TAMPA, Fla. (WFLA) — On Thursday, former President Donald Trump was expected to be arrested for the fourth time. We’ve now seen this process play out several times, but there are some differences this time around.
In Fulton County, the booking and the arraignment don’t happen on the same day. When the arraignment does happen, it could be most dramatic.
In Georgia, cameras are allowed in courtrooms.
This is a racketeering case against a former president in state court. It is something that we’ve never seen before.
Some legal experts say the fourth criminal case against former President Trump poses the greatest threat to his freedom.
President Trump and 18 allies are accused of working towards one common goal: To overturn the results of the 2020 election in Georgia. The indictment identifies various acts to further that alleged objective.
“I am giving the defendants the opportunity to voluntarily surrender,” said Fulton County DA Fani Willis.
Willis says the defendants created fake electors, lied to state officials, and harassed election workers. She charged Trump and associates – both known and unknown – with violating Georgia’s RICO statute.
The Racketeer Influenced and Corrupt Organizations Act is typically used to go after organized criminal groups, street gangs, and the mob.
Michael Bachner is a Former Manhattan Assistant District Attorney.
“The RICO statute is kind of a conspiracy on steroids,” said Bachner.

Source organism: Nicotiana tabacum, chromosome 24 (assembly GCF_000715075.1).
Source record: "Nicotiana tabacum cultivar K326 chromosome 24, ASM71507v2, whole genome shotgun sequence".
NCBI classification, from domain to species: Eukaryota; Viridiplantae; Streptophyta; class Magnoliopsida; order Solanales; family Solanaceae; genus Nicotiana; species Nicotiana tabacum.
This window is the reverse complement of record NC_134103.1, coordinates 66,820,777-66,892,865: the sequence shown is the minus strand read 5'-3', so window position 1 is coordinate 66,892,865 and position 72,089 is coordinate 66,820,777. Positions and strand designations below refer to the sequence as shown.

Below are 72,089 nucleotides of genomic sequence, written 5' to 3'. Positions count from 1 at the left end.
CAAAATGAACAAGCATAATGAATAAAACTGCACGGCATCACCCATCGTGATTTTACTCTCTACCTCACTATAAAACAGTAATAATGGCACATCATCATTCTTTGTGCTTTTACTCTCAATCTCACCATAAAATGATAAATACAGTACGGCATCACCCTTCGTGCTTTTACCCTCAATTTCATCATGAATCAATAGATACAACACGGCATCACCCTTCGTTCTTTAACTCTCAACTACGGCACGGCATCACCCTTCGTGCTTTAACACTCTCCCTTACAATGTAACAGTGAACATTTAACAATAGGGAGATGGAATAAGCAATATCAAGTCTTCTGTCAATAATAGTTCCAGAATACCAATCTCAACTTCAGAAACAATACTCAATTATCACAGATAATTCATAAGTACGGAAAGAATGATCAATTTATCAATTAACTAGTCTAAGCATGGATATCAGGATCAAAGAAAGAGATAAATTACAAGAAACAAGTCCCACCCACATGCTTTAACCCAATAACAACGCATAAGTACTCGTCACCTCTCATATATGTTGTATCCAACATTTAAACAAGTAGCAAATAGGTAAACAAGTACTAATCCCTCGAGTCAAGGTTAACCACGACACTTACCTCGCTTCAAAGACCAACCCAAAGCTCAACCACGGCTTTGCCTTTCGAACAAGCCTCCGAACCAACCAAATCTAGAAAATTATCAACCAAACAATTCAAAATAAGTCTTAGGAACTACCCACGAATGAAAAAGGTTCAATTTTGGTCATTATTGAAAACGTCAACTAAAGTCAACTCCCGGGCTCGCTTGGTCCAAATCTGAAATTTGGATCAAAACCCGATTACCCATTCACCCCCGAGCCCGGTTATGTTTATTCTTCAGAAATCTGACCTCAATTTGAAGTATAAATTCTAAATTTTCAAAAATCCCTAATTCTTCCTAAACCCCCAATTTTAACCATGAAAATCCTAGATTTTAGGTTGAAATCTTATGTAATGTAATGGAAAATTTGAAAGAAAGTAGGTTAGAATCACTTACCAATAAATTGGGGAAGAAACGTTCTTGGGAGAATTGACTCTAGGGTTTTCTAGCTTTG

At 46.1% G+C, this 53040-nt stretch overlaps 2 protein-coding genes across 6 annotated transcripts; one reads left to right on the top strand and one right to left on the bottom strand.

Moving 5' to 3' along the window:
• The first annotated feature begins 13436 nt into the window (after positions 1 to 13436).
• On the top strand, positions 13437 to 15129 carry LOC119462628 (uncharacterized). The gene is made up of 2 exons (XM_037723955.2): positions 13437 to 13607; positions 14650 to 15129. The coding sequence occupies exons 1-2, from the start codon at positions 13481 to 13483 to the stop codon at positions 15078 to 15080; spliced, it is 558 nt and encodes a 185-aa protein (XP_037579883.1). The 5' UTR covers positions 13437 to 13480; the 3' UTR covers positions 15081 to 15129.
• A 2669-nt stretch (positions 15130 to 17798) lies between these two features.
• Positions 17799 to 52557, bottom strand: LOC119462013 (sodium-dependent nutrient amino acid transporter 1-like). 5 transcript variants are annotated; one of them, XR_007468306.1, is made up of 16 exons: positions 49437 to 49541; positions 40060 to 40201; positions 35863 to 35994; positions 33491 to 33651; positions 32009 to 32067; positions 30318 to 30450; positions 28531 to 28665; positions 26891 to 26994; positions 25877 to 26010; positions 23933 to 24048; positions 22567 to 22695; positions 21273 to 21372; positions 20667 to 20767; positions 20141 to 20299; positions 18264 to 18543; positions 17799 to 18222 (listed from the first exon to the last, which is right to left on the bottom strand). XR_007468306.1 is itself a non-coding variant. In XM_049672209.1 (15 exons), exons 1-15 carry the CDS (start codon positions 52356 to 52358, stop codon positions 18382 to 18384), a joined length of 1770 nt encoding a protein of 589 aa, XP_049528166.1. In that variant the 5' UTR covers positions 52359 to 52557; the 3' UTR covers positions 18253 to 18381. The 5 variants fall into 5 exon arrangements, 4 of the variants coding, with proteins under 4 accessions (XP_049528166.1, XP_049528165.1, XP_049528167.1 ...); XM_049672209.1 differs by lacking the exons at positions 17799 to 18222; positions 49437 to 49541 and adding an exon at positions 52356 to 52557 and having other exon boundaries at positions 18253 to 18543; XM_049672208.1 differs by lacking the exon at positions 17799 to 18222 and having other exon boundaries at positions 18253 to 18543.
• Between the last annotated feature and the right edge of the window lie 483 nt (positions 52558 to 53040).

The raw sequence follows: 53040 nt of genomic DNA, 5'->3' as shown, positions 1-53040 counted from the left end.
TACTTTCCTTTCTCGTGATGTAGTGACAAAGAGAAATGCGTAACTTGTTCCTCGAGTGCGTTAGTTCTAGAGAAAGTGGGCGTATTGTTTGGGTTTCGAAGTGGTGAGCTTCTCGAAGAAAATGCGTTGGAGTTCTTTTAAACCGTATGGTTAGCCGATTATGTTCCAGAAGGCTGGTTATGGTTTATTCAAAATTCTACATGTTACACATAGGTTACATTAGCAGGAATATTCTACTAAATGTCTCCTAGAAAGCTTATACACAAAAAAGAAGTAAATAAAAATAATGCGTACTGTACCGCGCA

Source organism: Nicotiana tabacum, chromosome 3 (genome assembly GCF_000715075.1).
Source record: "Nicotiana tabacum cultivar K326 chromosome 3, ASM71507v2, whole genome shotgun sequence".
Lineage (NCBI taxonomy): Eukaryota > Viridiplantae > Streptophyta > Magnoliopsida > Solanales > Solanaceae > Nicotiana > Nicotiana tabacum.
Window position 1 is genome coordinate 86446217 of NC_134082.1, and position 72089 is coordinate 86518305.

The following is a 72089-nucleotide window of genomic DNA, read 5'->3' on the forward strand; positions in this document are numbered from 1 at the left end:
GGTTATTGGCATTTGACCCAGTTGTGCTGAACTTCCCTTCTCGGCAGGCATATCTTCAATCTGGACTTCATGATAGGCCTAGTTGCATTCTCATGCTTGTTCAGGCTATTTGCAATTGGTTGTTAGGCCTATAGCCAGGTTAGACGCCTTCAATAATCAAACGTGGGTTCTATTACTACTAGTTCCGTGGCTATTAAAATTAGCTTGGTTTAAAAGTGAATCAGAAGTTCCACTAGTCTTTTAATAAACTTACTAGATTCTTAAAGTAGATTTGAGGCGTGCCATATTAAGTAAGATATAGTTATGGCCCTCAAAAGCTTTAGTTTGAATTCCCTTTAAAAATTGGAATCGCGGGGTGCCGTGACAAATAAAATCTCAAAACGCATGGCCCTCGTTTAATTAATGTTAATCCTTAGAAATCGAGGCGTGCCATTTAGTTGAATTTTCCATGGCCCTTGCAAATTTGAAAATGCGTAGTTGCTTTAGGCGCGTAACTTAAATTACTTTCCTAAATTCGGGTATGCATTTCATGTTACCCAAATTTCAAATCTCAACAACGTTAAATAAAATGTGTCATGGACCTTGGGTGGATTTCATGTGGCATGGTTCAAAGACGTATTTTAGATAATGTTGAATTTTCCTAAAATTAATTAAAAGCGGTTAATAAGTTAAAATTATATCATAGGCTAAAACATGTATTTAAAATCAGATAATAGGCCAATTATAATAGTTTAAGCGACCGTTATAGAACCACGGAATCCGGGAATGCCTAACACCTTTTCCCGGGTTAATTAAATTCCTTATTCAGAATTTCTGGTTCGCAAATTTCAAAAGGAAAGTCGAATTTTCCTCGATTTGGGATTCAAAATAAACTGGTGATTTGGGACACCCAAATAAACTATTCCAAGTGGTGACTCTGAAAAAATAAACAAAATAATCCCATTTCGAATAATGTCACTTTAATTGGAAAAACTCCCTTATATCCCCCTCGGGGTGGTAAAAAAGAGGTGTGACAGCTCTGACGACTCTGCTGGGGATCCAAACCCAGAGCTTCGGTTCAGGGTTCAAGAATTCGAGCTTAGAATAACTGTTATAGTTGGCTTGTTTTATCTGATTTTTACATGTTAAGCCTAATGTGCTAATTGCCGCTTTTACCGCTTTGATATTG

Bachner says if convicted, the defendants would face mandatory jail sentences. So, RICO raises the stakes.
“That is the type of pressure that can be used to exert on underlings, people substantially below where Trump falls in the food chain, to try and get them to cooperate against him,” he said.
Attorney Timothy Parlatore was one of Trump’s attorneys in the Mar-a-Lago documents case.
“I would say that Fani Willis is taking a much bigger gamble than Jack Smith has,” said Parlatore. “She’s taken a bigger gamble where the risk and the reward are both much higher.”
He says RICO requires a pattern of activity and continuity, for example, multiple robberies over a long period of time.
Parlatore says Willis is using RICO in a novel way. He believes the Georgia case may be transferred to federal court and eventually dismissed.
“If you and I agree that were going to rob a bank, and we steal a car, we rob a bank, we take a gun… under Fanni Willis’ theory, that becomes a RICO,” he said. “She’s trying to take this tool and stretch it far beyond the limits of what the legislature and Supreme Court has put in place.”
There are two federal cases against Trump.
If convicted and re-elected, he could potentially pardon himself, but that’s not so with the state case.
Legal observers believe the Georgia case is stronger than the case brought by Manhattan District Attorney Alvin Bragg over alleged hush money payments made to porn star Stormy Daniels.